Lately, all I think about is sex.I confess it's consuming my brain. And for those of you with a "tut-tut" at the ready, let me hasten to explain that I set myself the task of reading all the newly published books on midlife sex for women that have landed on my desk over the past few weeks. There are six -- count 'em, SIX -- of this genre, leading me to wonder whether there's some sort of sex emergency I'm unaware of.While that's certainly possible, a phone call to a publishing expert revealed it's more likely just savvy marketing."If you target to women in their 50s and 60s, that's a big, prime, book-buying population," said Sara Nelson, editor-in-chief of Publishers Weekly. "It's well-known in publishing that women buy more books than men. And these books are about sex. That's the perfect storm! They're about sex, they're geared toward women, and we know women buy books. You wonder, what took them so long to come up with this idea?"And so now that they have, someone must burrow into the bookbag and separate the tame from the titillating.I nominate me. Even if it does mean I have sex on my mind morning, noon and night.Six on Sex "Better Than I Ever Expected: Straight Talk About Sex After 60" "Unaccompanied Women: Late-Life Adventures in Love, Sex and Real Estate" "Love in the Second Act, True Stories of Romance, Midlife and Beyond" "Why I'm Still Married: Women Write Their Hearts Out on Love, Loss, Sex and Who Does the Dishes" "Daring Wives: Insight into Women's Desires for Extramarital Affairs" "The Hormonally Vulnerable Woman"Randy ReviewsBetter Than I Ever Expected: Straight Talk about Sex After 60 (Seal Press, 2006)
By Joan Price I found this book both uplifting and horrifying -- uplifting because of author Joan Price's frank optimism and practicality, horrifying because of the challenges to successful coupling that most of us are apparently going to face. In addition to the normal aches and pains associated with aging, Joan covers loss of libido, catastrophic illness, impotence, painful intercourse and the post-menopausal issues of vaginal dryness and thinning of the vaginal walls (which can result in tearing). Yikes!While the glimpse into the future was daunting, I was again and again heartened by Joan's grace and courage as she delved into the particulars of traditionally awkward subjects, addressing each with the comforting light of acceptance and education. Her observations are interspersed with comments from women she interviewed on topics such as using sex toys, the challenge of finding a partner, spicing up a long-term relationship, solo sex and more. Of the six books, this is the most specific, the most upbeat and perhaps the most helpful. Unaccompanied Women: Late-Life Adventures in Love, Sex and Real Estate (Random House, 2006)By Jane JuskaThe yearning, single-and-70 Jane Juska gives heart-rending voice to every woman's fears: fear of aging alone, of a deteriorating body, of never being loved again, of not finding a degree of permanence. Though she sometimes focuses obsessively on sex, Jane balances her physical yearnings with sharp insights about woman's changing place in the world, and her own as well. The revealing tales of her tomboy youth are particularly engaging.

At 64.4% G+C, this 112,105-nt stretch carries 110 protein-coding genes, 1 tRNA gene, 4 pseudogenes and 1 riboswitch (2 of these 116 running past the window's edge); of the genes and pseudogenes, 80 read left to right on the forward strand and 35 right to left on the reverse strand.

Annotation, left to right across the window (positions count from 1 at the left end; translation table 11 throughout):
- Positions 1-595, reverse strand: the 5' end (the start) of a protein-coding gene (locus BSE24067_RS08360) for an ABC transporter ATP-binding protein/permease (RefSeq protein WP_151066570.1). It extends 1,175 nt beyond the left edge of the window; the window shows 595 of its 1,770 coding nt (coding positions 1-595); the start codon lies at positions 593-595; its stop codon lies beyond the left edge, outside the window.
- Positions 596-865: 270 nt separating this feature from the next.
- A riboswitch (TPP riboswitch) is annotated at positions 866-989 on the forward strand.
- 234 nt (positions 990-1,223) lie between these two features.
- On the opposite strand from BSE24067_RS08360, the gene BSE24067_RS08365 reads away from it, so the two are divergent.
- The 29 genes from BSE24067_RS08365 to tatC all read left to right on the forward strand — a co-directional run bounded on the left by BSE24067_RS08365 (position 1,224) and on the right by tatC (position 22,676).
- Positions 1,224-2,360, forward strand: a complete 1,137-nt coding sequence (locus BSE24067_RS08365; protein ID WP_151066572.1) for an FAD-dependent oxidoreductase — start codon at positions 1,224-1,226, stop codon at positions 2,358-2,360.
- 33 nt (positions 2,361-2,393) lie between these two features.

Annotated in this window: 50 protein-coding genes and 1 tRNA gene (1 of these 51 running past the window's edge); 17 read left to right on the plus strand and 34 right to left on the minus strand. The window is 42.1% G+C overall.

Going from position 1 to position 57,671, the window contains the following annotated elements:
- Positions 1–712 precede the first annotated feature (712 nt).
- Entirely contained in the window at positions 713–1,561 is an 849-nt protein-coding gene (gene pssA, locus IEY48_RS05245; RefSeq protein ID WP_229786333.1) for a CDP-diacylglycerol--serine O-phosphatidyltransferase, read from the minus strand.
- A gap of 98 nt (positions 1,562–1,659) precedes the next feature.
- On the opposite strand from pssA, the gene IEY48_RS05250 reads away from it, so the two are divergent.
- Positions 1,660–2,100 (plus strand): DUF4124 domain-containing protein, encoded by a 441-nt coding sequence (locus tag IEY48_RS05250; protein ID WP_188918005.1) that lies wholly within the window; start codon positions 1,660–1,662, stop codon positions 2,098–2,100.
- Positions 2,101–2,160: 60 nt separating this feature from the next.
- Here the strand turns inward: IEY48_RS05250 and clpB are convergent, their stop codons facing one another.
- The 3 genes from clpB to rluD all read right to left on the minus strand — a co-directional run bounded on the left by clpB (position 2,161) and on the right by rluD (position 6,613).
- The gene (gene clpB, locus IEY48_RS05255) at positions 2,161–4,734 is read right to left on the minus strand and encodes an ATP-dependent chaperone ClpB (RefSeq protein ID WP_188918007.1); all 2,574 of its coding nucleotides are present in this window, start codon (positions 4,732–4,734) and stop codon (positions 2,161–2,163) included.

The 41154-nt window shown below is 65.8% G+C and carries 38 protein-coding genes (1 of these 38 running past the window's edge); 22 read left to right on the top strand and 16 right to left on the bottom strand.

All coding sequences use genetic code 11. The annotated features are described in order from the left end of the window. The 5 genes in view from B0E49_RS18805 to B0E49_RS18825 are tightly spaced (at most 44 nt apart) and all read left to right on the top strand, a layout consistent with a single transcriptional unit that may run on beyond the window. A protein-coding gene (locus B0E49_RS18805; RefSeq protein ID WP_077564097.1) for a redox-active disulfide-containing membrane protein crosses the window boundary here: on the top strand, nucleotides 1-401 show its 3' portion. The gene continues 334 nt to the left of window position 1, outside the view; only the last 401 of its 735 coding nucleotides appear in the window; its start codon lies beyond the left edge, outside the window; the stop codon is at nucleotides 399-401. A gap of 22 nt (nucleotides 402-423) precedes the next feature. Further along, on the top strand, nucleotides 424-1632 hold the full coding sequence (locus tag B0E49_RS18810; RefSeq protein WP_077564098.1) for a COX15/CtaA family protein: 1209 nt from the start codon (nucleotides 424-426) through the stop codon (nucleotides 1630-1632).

Jane's first book, A Round-Heeled Woman (Random House, 2004), chronicled the men who came into her life after she placed an ad in The New York Review saying: "Before I turn 67, I would like to have sex with a man I like. If you want to talk first, Trollope works for me."A flurry of publicity was inevitable, since that book (and this new one, which chronicles the ways her life changed after publication) was unashamedly forthright. Jane spares herself nothing in her excruciating honesty about her body's needs, flaws and limitations. It's a sobering look at life alone for a vital and still-seeking woman.Reading her first book, I never felt sorry for the author, but as I read "Unaccompanied Women," a tender sympathy for this intelligent, conflicted woman surfaced. She could be any of us. Love in the Second Act, True Stories of Romance, Midlife and Beyond (Thomson Gale, 2006)By Alison Leslie Gold Here are the tales of redemption and second chances; the stories ofhope for the heartbroken, joy for the cynics. After the break-up of a12-year relationship, the author bristled at a friend's suggestion of afix-up. "Where were you when F. Scott Fitzgerald said that there are no secondacts in American lives?" she barked. But then Alison Leslie Gold foundherself responding to love stories "both bitter and sweet," and theidea for her book was born.